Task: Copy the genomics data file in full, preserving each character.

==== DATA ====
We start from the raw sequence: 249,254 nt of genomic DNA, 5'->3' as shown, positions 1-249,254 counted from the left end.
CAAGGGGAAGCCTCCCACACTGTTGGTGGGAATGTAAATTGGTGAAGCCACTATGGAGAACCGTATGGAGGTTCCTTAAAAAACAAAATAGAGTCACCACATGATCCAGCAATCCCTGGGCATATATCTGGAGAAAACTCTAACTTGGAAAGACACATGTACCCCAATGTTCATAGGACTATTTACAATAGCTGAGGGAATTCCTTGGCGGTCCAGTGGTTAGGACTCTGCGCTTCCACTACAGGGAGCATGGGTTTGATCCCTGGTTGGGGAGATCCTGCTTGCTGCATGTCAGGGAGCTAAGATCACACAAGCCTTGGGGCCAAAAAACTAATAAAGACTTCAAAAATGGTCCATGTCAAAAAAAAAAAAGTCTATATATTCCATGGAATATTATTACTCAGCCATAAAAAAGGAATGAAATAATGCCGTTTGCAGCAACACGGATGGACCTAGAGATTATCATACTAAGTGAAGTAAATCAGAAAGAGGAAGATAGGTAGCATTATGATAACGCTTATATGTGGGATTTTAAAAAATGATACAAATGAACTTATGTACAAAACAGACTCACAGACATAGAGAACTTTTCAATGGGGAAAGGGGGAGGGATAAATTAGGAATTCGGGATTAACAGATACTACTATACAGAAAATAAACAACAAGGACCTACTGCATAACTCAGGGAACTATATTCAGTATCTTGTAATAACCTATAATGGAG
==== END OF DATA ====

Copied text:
We start from the raw sequence: 249,254 nt of genomic DNA, 5'->3' as shown, positions 1-249,254 counted from the left end.
CAAGGGGAAGCCTCCCACACTGTTGGTGGGAATGTAAATTGGTGAAGCCACTATGGAGAACCGTATGGAGGTTCCTTAAAAAACAAAATAGAGTCACCACATGATCCAGCAATCCCTGGGCATATATCTGGAGAAAACTCTAACTTGGAAAGACACATGTACCCCAATGTTCATAGGACTATTTACAATAGCTGAGGGAATTCCTTGGCGGTCCAGTGGTTAGGACTCTGCGCTTCCACTACAGGGAGCATGGGTTTGATCCCTGGTTGGGGAGATCCTGCTTGCTGCATGTCAGGGAGCTAAGATCACACAAGCCTTGGGGCCAAAAAACTAATAAAGACTTCAAAAATGGTCCATGTCAAAAAAAAAAAAGTCTATATATTCCATGGAATATTATTACTCAGCCATAAAAAAGGAATGAAATAATGCCGTTTGCAGCAACACGGATGGACCTAGAGATTATCATACTAAGTGAAGTAAATCAGAAAGAGGAAGATAGGTAGCATTATGATAACGCTTATATGTGGGATTTTAAAAAATGATACAAATGAACTTATGTACAAAACAGACTCACAGACATAGAGAACTTTTCAATGGGGAAAGGGGGAGGGATAAATTAGGAATTCGGGATTAACAGATACTACTATACAGAAAATAAACAACAAGGACCTACTGCATAACTCAGGGAACTATATTCAGTATCTTGTAATAACCTATAATGGAG